Millionaire Matchmaker: Why Entrepreneurs Will Love It
By Jory Des Jardins on January 26, 2010
BlogHer Original Post
Last Tuesday was the premiere of the third season of Bravo reality show Millionaire Matchmaker. I must admit, I was eagerly anticipating this program for many reasons. Where else can I have my stereotypes of the vapidness of Los Angeles singles confirmed? (Well, Million-Dollar Listing also fits that bill, but I digress). And where else can I witness the struggles of a successful female entrepreneur and her typically male entrepreneurial clientele? This show is a simulation of how entrepreneurs can simultaneously do well and screw up their lives. Fascinating television.
My husband rolls his eyes at Matchmaker--why watch a bunch of dysfunctionals attempt to score? But I find this a study of what happens to go-getters who discover that what has made them successful is often their downfall in love. It's a somewhat contrived form of proof of the inevitability of basic needs, even among the highest of fliers. It's a lesson in the yang that many entrepreneurs ignore, but that eventually ruins their yin if they don't address it.
It seems, from many accounts of entrepreneurs and even their spouses, that along with success comes strain on their personal relationships. Thought at some point in a successful entrepreneur's life there's a cathartic moment when he or she no longer asks questions like, "Will I make payroll?" and instead asks, "Why am I working so hard?" and "Will I die alone?"
The first episode of Matchmaker did not disappoint. Patti Stanger, founder and "Queen" of The Millionaire's Club, a professional matchmaking service for clients with high net worths, works with two co-founders of a junk collection company. Having managed to build a multi-million dollar business by age 27, it seems that the two proprietors would have no problem managing their love lives, but one of them fears that anyone he dates wants him for his money, and the other can't establish his authentic self with women.
The first client places high criteria on the women he meets in an attempt to prove whether they are legitimately interested in him. He eschews Patti's advice of impressing his date by picking her up in one of his business's junk-collection vehicles and makes her do a clean-up job with him before they could go to dinner. The obvious happens: the date plays along as best she can, but feels so tired and disrespected that any spark of romance has been squelched.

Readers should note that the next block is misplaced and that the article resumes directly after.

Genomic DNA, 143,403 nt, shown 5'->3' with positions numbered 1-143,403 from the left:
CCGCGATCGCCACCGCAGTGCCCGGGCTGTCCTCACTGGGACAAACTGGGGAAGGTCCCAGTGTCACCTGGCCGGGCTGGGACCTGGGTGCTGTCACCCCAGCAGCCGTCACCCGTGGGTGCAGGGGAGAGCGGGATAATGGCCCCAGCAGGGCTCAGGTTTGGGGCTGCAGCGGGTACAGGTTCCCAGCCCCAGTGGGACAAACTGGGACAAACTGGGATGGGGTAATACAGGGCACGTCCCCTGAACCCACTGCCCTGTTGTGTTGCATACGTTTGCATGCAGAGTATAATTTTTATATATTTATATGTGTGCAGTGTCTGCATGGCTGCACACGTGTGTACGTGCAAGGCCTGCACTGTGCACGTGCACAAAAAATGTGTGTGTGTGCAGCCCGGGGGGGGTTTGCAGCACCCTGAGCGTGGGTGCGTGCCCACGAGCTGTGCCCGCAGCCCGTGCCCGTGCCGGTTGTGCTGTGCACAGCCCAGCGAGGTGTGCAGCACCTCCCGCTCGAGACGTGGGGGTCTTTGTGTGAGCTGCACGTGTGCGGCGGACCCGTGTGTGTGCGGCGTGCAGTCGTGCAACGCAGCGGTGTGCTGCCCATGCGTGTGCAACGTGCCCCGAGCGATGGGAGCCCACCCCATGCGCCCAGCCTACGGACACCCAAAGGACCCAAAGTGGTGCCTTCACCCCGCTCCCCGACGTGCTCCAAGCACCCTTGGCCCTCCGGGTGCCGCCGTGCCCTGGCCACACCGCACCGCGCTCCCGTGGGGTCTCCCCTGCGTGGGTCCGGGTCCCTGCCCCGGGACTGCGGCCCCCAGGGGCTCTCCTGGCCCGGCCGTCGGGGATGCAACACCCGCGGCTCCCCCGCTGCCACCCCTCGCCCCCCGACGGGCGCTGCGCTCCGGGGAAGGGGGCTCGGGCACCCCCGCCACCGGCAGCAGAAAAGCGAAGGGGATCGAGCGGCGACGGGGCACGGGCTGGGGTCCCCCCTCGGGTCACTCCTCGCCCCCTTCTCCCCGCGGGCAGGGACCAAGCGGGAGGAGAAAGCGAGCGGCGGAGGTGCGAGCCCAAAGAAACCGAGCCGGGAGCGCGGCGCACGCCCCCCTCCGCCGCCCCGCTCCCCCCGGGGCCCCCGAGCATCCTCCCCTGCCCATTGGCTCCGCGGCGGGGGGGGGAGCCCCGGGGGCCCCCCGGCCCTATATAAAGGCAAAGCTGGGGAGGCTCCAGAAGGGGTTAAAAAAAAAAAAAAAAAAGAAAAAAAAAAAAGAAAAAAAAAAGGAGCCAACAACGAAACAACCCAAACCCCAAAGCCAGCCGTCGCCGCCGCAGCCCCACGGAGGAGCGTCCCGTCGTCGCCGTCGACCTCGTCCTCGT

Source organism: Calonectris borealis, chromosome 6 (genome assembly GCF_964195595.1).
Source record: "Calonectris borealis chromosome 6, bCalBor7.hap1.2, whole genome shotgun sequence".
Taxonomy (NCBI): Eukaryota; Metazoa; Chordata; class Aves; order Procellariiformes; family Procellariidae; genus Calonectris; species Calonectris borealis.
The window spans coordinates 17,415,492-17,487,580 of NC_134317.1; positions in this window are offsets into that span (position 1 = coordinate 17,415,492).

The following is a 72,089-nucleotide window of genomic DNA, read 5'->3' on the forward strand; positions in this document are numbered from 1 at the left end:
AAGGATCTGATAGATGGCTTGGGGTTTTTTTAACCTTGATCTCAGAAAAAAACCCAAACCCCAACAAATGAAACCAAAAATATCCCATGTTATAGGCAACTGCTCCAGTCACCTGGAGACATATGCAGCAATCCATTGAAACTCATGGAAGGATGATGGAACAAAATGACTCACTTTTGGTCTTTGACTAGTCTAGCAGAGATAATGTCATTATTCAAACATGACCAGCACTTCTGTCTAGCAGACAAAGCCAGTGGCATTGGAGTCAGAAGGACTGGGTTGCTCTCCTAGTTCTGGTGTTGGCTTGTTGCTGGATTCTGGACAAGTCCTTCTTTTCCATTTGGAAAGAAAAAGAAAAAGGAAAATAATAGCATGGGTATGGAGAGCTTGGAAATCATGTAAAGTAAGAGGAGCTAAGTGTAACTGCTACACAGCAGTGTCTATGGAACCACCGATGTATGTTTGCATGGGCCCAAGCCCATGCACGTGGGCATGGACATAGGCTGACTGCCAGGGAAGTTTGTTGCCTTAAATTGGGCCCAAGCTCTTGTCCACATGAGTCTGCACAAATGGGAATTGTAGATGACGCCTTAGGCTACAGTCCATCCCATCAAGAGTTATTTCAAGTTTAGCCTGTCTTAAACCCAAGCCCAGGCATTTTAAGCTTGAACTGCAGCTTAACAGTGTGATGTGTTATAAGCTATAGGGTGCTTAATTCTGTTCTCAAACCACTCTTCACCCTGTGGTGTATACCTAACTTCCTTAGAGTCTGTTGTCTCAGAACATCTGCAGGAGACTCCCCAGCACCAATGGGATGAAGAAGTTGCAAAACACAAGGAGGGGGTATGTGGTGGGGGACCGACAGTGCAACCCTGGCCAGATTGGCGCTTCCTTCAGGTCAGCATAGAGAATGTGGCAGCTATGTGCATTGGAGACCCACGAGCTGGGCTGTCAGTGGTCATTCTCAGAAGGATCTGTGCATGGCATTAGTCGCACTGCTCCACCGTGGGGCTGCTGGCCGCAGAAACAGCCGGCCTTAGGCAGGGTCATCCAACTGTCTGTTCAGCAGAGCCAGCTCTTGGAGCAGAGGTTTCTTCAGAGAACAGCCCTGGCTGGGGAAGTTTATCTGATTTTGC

The other client is used to dating "Barbie dolls," attractive women who don't challenge him and who don't stick. He selects a woman who is off-type, even challenging to him, and they hit it off. He arranges his business travel to meet up with her where she's traveling on business.
Both clients remind me of typical "types" I see among successful entrepreneurs. The first client type I'll sum up as having the Impostor Syndrome. Often linked to women, the Impostor Syndrome is a condition that colors one's thoughts with insecurity. Those who have it tend to be high achievers, but they think they are frauds and that it will just be a matter of time before they are found out as undeserving of their accomplishments. Patti's client continually says that he wants to be sure that his woman will be there with him if he loses it all, as if that's a given.
The other client's Barbie Doll fixation is more a male phenomenon, but it relates to a tendency of some entrepreneurs to surround themselves with undemanding, "easy" relationships. We don't have time to deal with working through whose turn it is to make dinner, we just want people in our lives to get it done. He also tended to choose people who had less life experience, people with whom he could have the upper hand. I was glad to see that the client, at such a tender and typically obnoxious age, was learning his lesson of being vulnerable early.
And then of course there's Patti Stanger herself, someone to be admired for building a successful business her way, though whom you have to question on her ability to take the passenger's seat in her own relationship. This big news this season is that Patti is engaged, though I'll be curious to see how her personal story develops, as she continues to take on others she understands all too well and who seems to regard her engagement ring as vindication from those who doubted she could ever truly understand commitment.
I'm reminded of an episode from the previous season, when she took on a rare female client--beautiful, successful, wealthy, and incapable of surrendering to a relationship. Patti urges her to give up the need to be in control in her personal life and "be the woman." It seemed she knew all too well the emotional potholes of the female entrepreneur.
Jory Des Jardins writes on business, entrepreneurism, and career topics at BlogHer, and on her personal blog From Here to Autonomy